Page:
About This Item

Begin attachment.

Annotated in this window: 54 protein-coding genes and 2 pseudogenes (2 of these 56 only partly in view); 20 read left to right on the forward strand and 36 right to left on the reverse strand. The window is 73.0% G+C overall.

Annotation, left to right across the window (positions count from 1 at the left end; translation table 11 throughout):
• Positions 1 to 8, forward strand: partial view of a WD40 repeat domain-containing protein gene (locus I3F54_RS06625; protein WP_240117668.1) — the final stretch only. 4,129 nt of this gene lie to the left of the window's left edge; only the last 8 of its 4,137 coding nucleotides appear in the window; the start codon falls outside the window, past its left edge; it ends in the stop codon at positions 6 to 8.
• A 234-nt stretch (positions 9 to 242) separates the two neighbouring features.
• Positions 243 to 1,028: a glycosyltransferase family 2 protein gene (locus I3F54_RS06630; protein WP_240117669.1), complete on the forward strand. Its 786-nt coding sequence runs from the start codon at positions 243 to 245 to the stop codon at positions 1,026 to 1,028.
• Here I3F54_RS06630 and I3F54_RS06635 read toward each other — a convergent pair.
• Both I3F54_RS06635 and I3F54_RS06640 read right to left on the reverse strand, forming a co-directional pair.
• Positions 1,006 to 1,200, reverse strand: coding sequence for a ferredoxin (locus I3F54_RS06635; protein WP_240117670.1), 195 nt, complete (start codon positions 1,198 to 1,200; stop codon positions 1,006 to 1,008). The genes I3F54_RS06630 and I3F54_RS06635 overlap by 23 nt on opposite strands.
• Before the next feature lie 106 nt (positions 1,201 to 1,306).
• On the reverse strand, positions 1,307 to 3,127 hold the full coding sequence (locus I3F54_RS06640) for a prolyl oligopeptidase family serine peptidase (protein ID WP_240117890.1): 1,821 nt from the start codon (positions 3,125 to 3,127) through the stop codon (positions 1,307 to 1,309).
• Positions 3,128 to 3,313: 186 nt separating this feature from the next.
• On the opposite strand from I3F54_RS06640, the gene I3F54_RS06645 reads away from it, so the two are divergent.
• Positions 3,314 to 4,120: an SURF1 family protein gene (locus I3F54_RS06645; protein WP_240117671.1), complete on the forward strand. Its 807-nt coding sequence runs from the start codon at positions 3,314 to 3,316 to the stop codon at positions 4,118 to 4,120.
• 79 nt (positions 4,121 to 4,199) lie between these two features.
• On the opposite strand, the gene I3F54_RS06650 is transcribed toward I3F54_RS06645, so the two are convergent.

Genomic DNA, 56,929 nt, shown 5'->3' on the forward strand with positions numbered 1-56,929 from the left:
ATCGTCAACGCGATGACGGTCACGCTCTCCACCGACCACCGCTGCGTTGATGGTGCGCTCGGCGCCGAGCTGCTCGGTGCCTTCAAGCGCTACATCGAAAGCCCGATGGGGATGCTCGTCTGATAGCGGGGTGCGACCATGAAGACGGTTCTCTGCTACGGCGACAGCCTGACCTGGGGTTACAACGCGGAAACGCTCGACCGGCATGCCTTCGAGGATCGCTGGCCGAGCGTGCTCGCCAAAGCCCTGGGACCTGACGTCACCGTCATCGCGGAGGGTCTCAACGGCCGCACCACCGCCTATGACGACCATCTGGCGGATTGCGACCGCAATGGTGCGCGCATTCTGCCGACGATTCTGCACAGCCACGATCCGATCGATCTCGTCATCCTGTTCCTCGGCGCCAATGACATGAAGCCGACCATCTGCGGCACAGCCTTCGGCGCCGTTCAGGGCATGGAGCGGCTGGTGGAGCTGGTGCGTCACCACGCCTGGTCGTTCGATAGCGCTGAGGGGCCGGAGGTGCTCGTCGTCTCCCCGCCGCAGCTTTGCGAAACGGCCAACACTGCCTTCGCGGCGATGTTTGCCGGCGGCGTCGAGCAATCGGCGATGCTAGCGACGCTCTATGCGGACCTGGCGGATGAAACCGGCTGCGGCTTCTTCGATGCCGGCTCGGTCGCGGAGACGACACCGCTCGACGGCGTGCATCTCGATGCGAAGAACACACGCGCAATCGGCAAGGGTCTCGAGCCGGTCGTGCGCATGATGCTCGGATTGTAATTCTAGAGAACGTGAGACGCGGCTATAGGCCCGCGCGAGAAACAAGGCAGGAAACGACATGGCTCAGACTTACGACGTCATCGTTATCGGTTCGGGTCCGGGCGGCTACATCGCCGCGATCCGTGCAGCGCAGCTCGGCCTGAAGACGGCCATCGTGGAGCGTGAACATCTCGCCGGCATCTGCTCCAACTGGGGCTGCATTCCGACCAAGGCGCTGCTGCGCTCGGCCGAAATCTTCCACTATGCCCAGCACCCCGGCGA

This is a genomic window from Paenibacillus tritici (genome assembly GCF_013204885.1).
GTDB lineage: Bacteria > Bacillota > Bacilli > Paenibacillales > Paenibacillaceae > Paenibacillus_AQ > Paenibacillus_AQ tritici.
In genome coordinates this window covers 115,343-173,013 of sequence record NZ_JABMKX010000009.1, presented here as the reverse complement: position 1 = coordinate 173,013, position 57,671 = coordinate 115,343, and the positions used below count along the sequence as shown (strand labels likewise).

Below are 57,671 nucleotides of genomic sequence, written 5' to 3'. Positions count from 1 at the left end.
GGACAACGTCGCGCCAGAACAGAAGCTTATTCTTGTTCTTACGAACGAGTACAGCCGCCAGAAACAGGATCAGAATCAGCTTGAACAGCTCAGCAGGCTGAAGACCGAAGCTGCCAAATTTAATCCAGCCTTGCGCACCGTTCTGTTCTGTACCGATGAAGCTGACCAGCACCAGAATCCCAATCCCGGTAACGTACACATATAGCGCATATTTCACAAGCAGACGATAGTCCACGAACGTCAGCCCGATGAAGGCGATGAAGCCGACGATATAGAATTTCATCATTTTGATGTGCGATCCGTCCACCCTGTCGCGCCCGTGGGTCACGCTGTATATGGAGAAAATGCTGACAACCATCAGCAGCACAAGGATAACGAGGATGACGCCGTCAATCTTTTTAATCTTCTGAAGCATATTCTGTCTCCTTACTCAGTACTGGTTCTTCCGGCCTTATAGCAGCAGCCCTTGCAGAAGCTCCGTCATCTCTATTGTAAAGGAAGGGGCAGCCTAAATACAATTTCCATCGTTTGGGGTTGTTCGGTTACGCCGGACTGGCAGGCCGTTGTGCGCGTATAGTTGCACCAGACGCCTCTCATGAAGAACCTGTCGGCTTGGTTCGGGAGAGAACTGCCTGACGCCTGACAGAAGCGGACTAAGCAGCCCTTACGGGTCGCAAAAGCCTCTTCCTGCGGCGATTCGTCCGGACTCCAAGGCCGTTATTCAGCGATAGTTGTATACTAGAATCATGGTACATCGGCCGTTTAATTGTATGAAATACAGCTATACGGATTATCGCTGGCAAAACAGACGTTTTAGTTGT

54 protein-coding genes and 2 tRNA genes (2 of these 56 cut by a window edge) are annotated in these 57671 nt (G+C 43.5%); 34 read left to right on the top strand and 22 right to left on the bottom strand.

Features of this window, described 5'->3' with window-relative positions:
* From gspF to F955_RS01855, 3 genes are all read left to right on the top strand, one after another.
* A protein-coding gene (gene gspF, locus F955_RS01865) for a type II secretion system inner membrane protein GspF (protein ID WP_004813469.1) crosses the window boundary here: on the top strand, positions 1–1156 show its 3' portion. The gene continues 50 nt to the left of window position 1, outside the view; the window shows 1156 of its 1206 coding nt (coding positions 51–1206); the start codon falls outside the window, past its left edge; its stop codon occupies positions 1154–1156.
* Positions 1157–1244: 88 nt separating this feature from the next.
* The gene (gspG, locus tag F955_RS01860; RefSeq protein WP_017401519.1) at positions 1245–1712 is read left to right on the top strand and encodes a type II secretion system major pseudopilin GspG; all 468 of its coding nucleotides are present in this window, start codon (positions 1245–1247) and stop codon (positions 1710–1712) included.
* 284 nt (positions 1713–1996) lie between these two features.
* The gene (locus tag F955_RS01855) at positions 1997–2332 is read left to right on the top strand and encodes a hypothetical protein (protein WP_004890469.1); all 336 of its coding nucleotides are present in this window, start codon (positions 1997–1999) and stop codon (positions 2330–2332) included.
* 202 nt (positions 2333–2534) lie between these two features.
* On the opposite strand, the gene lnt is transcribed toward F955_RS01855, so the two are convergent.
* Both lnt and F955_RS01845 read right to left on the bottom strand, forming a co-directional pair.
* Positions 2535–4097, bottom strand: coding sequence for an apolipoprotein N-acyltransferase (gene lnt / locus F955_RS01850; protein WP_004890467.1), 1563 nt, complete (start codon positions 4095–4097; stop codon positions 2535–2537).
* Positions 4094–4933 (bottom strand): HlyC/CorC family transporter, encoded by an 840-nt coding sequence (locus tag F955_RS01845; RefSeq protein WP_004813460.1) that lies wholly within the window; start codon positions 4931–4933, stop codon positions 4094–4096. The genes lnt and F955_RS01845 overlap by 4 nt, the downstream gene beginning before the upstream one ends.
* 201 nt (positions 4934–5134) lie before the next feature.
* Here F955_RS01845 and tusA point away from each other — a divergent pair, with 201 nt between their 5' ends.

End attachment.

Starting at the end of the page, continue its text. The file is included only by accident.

all original and exceptionally rare oversized astatic switchboard type thomson electromechanical watthour meter designed and fabricated by the general electric company, schenectady, ny. the “cs” type direct current, three-wire electricity meter was first introduced in 1907. the thomson watthour meter (the so-called ” recording wattmeter”) is the earliest example of an american direct-current motor meter, and most other direct-current watthour meters differ from it only in details of design and construction. this meter contains a double set of current coils and the moving element is composed of two armatures astatically arranged on a single shaft so that any uniform magnetic field tending to weaken the torque produced by one armature will strengthen the torque of the other by a like amount. the magnets are also astatically arranged and enclosed in a laminated shield of soft steel punchings to protect them from external magnetic fields and the strong fields caused by short circuits through the meter. the line current passes through the fixed field windings, and the armature, which is wound with fine wire, is connected through a series resistance across the line. on the shaft of the motor is a disk of copper or aluminum which rotates between the poles of several permanent magnets. the upper end of the armature shaft has a worm which engages with the first gear wheel of the register. the intricate instruments are fully enclosed in a reinforced cast brass frame containing clear glass panels. the top-mounted kilowatt hour readout is comprised of four diminutive dials meters mounted against a white porcelain enameled copper backplate. the meter remains in exceptional original condition with intact mounting studs and threaded terminal plugs found on the backside. weighs nearly 95 pounds. measures 11 1/2 x 9 x 20 inches. salvaged from an old movie house located in st. louis, mo.